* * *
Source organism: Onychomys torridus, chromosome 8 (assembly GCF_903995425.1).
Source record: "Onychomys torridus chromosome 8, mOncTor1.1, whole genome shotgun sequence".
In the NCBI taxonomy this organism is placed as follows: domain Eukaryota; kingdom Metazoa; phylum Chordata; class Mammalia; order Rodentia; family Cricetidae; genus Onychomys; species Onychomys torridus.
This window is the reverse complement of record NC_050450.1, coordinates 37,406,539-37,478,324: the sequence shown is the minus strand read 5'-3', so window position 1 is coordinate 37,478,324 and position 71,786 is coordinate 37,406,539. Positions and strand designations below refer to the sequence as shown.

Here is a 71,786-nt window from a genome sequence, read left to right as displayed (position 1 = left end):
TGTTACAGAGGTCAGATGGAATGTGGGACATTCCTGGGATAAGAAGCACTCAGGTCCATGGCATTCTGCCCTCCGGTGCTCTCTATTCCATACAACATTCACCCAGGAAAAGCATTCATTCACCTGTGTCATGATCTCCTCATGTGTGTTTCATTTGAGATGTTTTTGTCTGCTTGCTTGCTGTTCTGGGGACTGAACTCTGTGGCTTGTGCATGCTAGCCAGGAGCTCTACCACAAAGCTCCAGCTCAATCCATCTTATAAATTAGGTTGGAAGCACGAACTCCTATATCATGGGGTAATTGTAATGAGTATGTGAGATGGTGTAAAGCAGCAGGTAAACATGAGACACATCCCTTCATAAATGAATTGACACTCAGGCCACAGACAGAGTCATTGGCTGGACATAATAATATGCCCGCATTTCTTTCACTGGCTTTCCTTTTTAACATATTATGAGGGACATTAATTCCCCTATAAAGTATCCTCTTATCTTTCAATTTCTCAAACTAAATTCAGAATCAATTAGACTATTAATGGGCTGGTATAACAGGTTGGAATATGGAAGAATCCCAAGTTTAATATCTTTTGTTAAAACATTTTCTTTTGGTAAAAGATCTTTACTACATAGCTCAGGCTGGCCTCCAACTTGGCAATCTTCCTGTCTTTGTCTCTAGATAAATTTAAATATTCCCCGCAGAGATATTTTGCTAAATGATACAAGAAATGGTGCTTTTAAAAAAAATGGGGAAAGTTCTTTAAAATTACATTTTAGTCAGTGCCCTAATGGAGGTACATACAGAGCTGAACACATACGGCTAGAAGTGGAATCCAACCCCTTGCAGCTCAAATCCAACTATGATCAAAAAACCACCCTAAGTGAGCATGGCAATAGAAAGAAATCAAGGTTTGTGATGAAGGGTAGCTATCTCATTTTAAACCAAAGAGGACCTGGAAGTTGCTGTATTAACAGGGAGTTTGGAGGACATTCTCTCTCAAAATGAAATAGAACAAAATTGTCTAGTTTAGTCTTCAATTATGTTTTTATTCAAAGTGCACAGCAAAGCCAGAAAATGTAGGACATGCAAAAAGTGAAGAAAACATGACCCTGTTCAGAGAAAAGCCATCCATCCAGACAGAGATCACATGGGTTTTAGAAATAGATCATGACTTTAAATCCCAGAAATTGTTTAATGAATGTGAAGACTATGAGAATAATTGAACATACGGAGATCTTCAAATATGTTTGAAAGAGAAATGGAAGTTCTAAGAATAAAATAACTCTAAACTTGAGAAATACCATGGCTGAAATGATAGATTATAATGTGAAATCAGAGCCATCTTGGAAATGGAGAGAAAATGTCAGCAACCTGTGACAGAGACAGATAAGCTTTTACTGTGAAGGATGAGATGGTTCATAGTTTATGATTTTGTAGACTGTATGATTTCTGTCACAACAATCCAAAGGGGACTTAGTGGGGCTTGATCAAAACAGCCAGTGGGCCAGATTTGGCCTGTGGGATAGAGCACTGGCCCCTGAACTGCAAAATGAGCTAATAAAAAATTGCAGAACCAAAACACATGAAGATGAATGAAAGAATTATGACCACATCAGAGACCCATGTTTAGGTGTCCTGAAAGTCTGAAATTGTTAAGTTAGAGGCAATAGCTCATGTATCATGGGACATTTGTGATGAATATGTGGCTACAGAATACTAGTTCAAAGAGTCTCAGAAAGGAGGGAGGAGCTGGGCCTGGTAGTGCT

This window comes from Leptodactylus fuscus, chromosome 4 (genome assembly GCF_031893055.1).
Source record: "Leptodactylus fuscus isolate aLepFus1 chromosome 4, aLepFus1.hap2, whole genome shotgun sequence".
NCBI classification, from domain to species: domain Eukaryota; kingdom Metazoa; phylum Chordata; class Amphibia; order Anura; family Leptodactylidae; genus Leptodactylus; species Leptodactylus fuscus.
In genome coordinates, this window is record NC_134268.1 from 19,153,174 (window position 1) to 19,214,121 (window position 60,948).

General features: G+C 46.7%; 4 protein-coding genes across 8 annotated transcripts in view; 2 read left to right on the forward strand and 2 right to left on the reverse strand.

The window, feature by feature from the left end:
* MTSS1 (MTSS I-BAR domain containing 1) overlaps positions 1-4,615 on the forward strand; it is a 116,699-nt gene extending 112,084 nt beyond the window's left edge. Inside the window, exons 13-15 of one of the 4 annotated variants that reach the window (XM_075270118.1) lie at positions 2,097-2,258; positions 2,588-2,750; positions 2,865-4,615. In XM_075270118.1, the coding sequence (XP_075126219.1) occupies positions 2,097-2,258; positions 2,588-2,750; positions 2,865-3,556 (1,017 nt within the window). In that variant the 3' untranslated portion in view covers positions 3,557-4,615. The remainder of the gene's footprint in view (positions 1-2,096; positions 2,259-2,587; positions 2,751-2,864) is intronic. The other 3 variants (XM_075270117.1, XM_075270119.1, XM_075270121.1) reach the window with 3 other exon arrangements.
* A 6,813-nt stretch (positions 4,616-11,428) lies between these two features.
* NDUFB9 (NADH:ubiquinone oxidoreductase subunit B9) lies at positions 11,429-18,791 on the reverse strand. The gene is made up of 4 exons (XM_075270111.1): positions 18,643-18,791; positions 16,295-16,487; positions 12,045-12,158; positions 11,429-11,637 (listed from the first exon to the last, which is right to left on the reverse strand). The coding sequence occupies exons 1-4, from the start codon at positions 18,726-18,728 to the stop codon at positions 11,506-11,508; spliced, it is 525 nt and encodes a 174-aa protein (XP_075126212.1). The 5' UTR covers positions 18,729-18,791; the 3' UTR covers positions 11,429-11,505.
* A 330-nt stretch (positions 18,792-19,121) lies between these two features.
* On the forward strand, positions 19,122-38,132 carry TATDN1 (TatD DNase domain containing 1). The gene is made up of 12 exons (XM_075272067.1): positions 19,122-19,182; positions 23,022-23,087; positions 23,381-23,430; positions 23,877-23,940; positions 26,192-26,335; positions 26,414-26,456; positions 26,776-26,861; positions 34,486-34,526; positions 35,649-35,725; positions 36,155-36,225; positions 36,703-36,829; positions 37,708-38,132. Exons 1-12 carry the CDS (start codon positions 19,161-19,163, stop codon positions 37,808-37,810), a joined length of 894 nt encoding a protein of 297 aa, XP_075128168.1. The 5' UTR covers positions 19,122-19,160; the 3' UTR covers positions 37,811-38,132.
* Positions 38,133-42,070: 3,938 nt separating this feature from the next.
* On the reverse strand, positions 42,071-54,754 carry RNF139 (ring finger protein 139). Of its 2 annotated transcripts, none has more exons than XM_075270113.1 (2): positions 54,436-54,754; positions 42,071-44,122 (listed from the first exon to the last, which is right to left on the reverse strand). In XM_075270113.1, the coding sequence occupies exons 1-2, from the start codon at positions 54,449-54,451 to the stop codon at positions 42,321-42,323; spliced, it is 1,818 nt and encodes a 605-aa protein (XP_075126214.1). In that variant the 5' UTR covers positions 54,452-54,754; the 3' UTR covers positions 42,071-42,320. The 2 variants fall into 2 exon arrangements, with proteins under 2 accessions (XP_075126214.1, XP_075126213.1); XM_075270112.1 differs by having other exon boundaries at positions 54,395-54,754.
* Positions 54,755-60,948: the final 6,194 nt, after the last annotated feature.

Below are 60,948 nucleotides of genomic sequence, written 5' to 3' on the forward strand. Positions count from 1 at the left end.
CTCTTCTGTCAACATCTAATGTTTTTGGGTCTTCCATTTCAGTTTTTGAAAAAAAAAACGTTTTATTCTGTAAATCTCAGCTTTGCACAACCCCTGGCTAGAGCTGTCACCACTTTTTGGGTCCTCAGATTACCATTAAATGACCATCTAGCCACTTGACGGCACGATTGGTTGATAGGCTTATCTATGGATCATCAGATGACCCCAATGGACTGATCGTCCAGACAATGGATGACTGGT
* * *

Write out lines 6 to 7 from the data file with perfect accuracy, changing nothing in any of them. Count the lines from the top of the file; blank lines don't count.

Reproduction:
TGTTACAGAGGTCAGATGGAATGTGGGACATTCCTGGGATAAGAAGCACTCAGGTCCATGGCATTCTGCCCTCCGGTGCTCTCTATTCCATACAACATTCACCCAGGAAAAGCATTCATTCACCTGTGTCATGATCTCCTCATGTGTGTTTCATTTGAGATGTTTTTGTCTGCTTGCTTGCTGTTCTGGGGACTGAACTCTGTGGCTTGTGCATGCTAGCCAGGAGCTCTACCACAAAGCTCCAGCTCAATCCATCTTATAAATTAGGTTGGAAGCACGAACTCCTATATCATGGGGTAATTGTAATGAGTATGTGAGATGGTGTAAAGCAGCAGGTAAACATGAGACACATCCCTTCATAAATGAATTGACACTCAGGCCACAGACAGAGTCATTGGCTGGACATAATAATATGCCCGCATTTCTTTCACTGGCTTTCCTTTTTAACATATTATGAGGGACATTAATTCCCCTATAAAGTATCCTCTTATCTTTCAATTTCTCAAACTAAATTCAGAATCAATTAGACTATTAATGGGCTGGTATAACAGGTTGGAATATGGAAGAATCCCAAGTTTAATATCTTTTGTTAAAACATTTTCTTTTGGTAAAAGATCTTTACTACATAGCTCAGGCTGGCCTCCAACTTGGCAATCTTCCTGTCTTTGTCTCTAGATAAATTTAAATATTCCCCGCAGAGATATTTTGCTAAATGATACAAGAAATGGTGCTTTTAAAAAAAATGGGGAAAGTTCTTTAAAATTACATTTTAGTCAGTGCCCTAATGGAGGTACATACAGAGCTGAACACATACGGCTAGAAGTGGAATCCAACCCCTTGCAGCTCAAATCCAACTATGATCAAAAAACCACCCTAAGTGAGCATGGCAATAGAAAGAAATCAAGGTTTGTGATGAAGGGTAGCTATCTCATTTTAAACCAAAGAGGACCTGGAAGTTGCTGTATTAACAGGGAGTTTGGAGGACATTCTCTCTCAAAATGAAATAGAACAAAATTGTCTAGTTTAGTCTTCAATTATGTTTTTATTCAAAGTGCACAGCAAAGCCAGAAAATGTAGGACATGCAAAAAGTGAAGAAAACATGACCCTGTTCAGAGAAAAGCCATCCATCCAGACAGAGATCACATGGGTTTTAGAAATAGATCATGACTTTAAATCCCAGAAATTGTTTAATGAATGTGAAGACTATGAGAATAATTGAACATACGGAGATCTTCAAATATGTTTGAAAGAGAAATGGAAGTTCTAAGAATAAAATAACTCTAAACTTGAGAAATACCATGGCTGAAATGATAGATTATAATGTGAAATCAGAGCCATCTTGGAAATGGAGAGAAAATGTCAGCAACCTGTGACAGAGACAGATAAGCTTTTACTGTGAAGGATGAGATGGTTCATAGTTTATGATTTTGTAGACTGTATGATTTCTGTCACAACAATCCAAAGGGGACTTAGTGGGGCTTGATCAAAACAGCCAGTGGGCCAGATTTGGCCTGTGGGATAGAGCACTGGCCCCTGAACTGCAAAATGAGCTAATAAAAAATTGCAGAACCAAAACACATGAAGATGAATGAAAGAATTATGACCACATCAGAGACCCATGTTTAGGTGTCCTGAAAGTCTGAAATTGTTAAGTTAGAGGCAATAGCTCATGTATCATGGGACATTTGTGATGAATATGTGGCTACAGAATACTAGTTCAAAGAGTCTCAGAAAGGAGGGAGGAGCTGGGCCTGGTAGTGCT

This window comes from Leptodactylus fuscus, chromosome 4 (genome assembly GCF_031893055.1).